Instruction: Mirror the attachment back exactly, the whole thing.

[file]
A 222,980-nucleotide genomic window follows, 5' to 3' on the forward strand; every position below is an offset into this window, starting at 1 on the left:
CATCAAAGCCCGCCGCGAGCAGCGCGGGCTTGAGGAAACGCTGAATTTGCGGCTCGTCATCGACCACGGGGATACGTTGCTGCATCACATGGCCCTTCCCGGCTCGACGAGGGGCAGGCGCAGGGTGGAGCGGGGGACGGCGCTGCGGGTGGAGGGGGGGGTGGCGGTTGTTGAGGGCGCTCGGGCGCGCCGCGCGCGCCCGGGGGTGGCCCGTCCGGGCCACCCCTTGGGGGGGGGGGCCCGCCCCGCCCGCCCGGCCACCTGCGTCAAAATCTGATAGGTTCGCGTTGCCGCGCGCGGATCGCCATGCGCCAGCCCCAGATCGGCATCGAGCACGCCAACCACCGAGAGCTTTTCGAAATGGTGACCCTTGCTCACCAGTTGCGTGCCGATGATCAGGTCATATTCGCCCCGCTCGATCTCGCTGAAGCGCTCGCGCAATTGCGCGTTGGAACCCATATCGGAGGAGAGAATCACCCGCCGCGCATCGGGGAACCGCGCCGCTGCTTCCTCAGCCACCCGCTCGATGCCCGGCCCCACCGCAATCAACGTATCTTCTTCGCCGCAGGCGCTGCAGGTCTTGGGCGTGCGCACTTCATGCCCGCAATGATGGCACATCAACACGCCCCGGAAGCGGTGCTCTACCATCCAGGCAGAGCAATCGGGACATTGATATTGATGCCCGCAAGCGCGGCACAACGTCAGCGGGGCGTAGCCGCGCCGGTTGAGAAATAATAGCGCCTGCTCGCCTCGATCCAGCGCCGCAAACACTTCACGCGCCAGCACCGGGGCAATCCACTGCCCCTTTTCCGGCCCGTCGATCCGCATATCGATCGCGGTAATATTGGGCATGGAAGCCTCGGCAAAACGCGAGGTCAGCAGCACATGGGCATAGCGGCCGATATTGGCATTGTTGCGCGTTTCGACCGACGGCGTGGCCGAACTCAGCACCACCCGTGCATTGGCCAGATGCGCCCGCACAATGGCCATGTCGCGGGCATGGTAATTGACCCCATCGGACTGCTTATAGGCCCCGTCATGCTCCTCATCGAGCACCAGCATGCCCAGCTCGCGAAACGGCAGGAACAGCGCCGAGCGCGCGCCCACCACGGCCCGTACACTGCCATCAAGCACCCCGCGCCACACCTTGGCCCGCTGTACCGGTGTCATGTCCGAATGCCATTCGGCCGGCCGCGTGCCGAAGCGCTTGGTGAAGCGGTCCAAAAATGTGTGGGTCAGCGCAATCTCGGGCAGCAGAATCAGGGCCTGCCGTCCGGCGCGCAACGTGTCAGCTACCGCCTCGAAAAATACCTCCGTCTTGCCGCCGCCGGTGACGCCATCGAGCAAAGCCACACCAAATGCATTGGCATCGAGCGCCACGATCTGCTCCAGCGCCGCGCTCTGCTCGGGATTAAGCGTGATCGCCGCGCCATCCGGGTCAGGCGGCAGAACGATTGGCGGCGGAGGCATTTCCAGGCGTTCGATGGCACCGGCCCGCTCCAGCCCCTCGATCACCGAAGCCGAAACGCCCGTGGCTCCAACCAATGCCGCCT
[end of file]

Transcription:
A 222,980-nucleotide genomic window follows, 5' to 3' on the forward strand; every position below is an offset into this window, starting at 1 on the left:
CATCAAAGCCCGCCGCGAGCAGCGCGGGCTTGAGGAAACGCTGAATTTGCGGCTCGTCATCGACCACGGGGATACGTTGCTGCATCACATGGCCCTTCCCGGCTCGACGAGGGGCAGGCGCAGGGTGGAGCGGGGGACGGCGCTGCGGGTGGAGGGGGGGGTGGCGGTTGTTGAGGGCGCTCGGGCGCGCCGCGCGCGCCCGGGGGTGGCCCGTCCGGGCCACCCCTTGGGGGGGGGGGCCCGCCCCGCCCGCCCGGCCACCTGCGTCAAAATCTGATAGGTTCGCGTTGCCGCGCGCGGATCGCCATGCGCCAGCCCCAGATCGGCATCGAGCACGCCAACCACCGAGAGCTTTTCGAAATGGTGACCCTTGCTCACCAGTTGCGTGCCGATGATCAGGTCATATTCGCCCCGCTCGATCTCGCTGAAGCGCTCGCGCAATTGCGCGTTGGAACCCATATCGGAGGAGAGAATCACCCGCCGCGCATCGGGGAACCGCGCCGCTGCTTCCTCAGCCACCCGCTCGATGCCCGGCCCCACCGCAATCAACGTATCTTCTTCGCCGCAGGCGCTGCAGGTCTTGGGCGTGCGCACTTCATGCCCGCAATGATGGCACATCAACACGCCCCGGAAGCGGTGCTCTACCATCCAGGCAGAGCAATCGGGACATTGATATTGATGCCCGCAAGCGCGGCACAACGTCAGCGGGGCGTAGCCGCGCCGGTTGAGAAATAATAGCGCCTGCTCGCCTCGATCCAGCGCCGCAAACACTTCACGCGCCAGCACCGGGGCAATCCACTGCCCCTTTTCCGGCCCGTCGATCCGCATATCGATCGCGGTAATATTGGGCATGGAAGCCTCGGCAAAACGCGAGGTCAGCAGCACATGGGCATAGCGGCCGATATTGGCATTGTTGCGCGTTTCGACCGACGGCGTGGCCGAACTCAGCACCACCCGTGCATTGGCCAGATGCGCCCGCACAATGGCCATGTCGCGGGCATGGTAATTGACCCCATCGGACTGCTTATAGGCCCCGTCATGCTCCTCATCGAGCACCAGCATGCCCAGCTCGCGAAACGGCAGGAACAGCGCCGAGCGCGCGCCCACCACGGCCCGTACACTGCCATCAAGCACCCCGCGCCACACCTTGGCCCGCTGTACCGGTGTCATGTCCGAATGCCATTCGGCCGGCCGCGTGCCGAAGCGCTTGGTGAAGCGGTCCAAAAATGTGTGGGTCAGCGCAATCTCGGGCAGCAGAATCAGGGCCTGCCGTCCGGCGCGCAACGTGTCAGCTACCGCCTCGAAAAATACCTCCGTCTTGCCGCCGCCGGTGACGCCATCGAGCAAAGCCACACCAAATGCATTGGCATCGAGCGCCACGATCTGCTCCAGCGCCGCGCTCTGCTCGGGATTAAGCGTGATCGCCGCGCCATCCGGGTCAGGCGGCAGAACGATTGGCGGCGGAGGCATTTCCAGGCGTTCGATGGCACCGGCCCGCTCCAGCCCCTCGATCACCGAAGCCGAAACGCCCGTGGCTCCAACCAATGCCGCCT